Last night, I finished the latest season of Euphoria, which has been called the ‘TV Show Of A Generation’ by at least one of my friends and/or half of Reddit. For my money, it’s merely the latest in a long line of borderline incoherent trauma porn written by white dudes on drugs, only with a younger and more diverse cast and a strong secondary market as PornHub clips. But my money is in Tezos, so take it as you will.
I could fill a dissertation with my armchair psych eval of Sam Levinson, but we’re a culture publication, and culture is one thing Euphoria is decidedly not. So, have no fear. No spoilers here but the obvious: like every other episode of the show, the finale is a string of non-linear, broadly written vignettes with no thematic throughline other than being uniformly clinically depressing. Of course, that doesn’t stop me from tuning in every week, and I know I’m not alone. So, I wondered, if this show’s nothing but a distilled audiovisual panic attack, how is it also the Show Of A Generation?
To be fair, there’s always been a market for trauma porn, long before the term was coined back in 2014. But it seems now more than ever to capture the zeitgeist in a singular way. Look at A Little Life — basically a novel-length justification for a gay man’s suicide — which practically birthed ‘literary TikTok’ last year. Or Depression Twitter. Or Lana Del Rey. Or, like, the mainstream news media, for hell’s sake. By virtue of writing about the Internet and the future, I spend a lot of time thinking about our generation. What defines us? How will we be remembered? At last, answers emerge: by our poor taste in entertainment and SSRI dependencies.
Now, obviously, there are easy culprits to point to. Americans in my generation came of age right as our country was in Squid Game worthy debt, electing fascists, torturing prisoners of war, waving nukes around like jock straps, killing its own citizens for hanging air fresheners in their cars, denying the imminent millennium of natural disasters we’ve collectively caused. The rest of the world didn’t fare much better, from what I recall. At the same time, what’s new? We’ve feared Russia’s nukes for decades, weathered economic crashes for longer, known about the greenhouse effect since the early 1800s, and promoted genocide since the Mayflower. Why is it just now getting to us?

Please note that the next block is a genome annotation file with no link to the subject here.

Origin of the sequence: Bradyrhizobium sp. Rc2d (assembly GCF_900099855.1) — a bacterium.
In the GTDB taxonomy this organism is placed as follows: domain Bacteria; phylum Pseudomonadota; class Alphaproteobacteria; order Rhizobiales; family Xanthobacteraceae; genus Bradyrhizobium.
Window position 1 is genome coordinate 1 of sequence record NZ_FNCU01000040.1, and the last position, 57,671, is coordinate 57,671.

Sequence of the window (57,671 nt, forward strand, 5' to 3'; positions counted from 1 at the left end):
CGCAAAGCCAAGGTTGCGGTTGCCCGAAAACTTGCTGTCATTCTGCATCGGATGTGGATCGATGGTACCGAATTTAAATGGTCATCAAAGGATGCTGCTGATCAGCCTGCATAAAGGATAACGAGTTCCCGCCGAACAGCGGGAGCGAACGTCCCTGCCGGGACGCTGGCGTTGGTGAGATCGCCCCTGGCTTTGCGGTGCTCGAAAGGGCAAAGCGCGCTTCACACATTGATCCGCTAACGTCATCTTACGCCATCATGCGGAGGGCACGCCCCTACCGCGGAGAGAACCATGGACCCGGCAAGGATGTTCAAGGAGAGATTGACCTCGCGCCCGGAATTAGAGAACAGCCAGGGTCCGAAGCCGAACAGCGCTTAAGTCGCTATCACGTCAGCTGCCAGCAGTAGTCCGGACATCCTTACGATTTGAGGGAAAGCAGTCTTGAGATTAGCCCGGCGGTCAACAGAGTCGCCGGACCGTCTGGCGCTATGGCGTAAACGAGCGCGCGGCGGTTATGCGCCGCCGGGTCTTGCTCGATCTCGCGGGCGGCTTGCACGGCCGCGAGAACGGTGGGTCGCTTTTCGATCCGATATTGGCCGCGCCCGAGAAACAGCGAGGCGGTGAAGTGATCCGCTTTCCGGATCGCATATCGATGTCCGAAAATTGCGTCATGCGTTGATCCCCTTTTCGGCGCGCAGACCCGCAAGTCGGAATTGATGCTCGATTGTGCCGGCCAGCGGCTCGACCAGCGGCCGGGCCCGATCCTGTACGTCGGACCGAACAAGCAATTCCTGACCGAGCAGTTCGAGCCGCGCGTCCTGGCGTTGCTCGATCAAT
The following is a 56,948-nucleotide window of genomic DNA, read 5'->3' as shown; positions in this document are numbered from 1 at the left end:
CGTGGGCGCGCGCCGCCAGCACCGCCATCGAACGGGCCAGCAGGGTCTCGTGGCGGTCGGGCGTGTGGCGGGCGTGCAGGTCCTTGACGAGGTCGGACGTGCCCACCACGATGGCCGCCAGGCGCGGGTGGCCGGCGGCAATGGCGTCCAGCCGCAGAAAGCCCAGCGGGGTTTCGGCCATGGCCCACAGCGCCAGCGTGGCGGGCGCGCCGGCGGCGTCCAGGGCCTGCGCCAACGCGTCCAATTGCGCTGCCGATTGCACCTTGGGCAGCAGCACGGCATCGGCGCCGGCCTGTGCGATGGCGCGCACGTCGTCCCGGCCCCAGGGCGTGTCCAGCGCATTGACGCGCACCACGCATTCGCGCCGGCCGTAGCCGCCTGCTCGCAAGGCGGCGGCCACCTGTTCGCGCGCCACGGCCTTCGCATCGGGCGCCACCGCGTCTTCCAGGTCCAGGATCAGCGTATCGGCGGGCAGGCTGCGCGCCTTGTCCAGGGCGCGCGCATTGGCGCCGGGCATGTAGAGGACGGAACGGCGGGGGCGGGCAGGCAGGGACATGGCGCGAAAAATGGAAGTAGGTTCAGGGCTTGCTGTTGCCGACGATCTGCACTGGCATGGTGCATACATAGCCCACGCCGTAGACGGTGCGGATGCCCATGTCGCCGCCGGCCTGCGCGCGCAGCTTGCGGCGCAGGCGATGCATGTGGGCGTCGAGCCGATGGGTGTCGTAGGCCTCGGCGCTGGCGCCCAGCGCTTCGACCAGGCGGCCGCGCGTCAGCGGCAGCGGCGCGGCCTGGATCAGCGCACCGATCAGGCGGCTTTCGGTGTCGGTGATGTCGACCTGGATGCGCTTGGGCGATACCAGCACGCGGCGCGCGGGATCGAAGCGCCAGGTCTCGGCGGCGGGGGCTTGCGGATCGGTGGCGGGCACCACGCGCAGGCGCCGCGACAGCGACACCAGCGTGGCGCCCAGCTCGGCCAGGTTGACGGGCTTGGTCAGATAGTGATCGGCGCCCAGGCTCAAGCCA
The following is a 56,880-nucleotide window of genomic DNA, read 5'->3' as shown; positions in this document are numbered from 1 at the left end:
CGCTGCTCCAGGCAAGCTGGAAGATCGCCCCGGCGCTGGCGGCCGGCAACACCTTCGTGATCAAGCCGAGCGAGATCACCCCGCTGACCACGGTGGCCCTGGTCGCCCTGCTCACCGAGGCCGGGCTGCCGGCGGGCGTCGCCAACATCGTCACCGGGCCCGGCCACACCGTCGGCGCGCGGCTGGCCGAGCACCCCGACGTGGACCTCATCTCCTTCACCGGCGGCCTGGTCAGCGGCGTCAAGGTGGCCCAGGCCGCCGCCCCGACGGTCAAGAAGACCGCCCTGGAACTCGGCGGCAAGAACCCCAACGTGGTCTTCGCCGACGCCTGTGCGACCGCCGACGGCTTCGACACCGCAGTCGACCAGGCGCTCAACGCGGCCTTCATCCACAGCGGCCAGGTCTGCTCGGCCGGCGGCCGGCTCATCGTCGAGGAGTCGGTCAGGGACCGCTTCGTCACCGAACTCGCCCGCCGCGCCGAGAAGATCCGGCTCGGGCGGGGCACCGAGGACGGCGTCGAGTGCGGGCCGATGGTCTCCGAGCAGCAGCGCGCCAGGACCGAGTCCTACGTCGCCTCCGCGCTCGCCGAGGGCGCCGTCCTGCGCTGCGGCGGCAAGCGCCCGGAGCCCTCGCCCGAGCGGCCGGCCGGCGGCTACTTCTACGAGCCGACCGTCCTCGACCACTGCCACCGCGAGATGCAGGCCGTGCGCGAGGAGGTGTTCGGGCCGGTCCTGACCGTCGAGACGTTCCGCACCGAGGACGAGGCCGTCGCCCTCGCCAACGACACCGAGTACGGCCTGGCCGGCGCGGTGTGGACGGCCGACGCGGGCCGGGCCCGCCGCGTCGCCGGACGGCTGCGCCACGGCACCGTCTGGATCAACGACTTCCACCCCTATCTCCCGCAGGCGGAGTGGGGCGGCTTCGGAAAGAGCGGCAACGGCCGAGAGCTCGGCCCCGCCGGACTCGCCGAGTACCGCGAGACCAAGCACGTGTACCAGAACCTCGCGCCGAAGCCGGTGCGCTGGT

I’ll admit I don’t have an answer. I’m writing only my observations, not my judgement. To those of y’all who’ve been reading for a while, you know it gets to me, too. How could it not? Depression comes from every angle: our feed, our news, our streaming services, our music. And, as of last week, we’ve got a real event, unprecedented in our lifetimes in its proximity to our own lives, to tie our depression to: a European land war playing out on the Internet in real time. So, yes, I’m predisposed to hijack my own platform to air an existential crisis, as we’re all want to do.
But I will say, there’s a reason I find myself returning to write about web3 degens — the decentralized generation, not the depressed one — week after week. For all their right-click-saving, billion-dollar-ape-JPG-buying, DAO-funded-country-clubbing delusions, the prevailing emotion on the blockchain is optimism. Silly, blissful, unconsciously destructive optimism, to be sure. But is it worse than the web2 algo-incentivized shitposts and Marvel-ized super cuts of the Ukrainian invasion? The conscious destruction everywhere else? All I know is, it’s not worse for my mental health. And, to help the world, first, you’ve got to help yourself.
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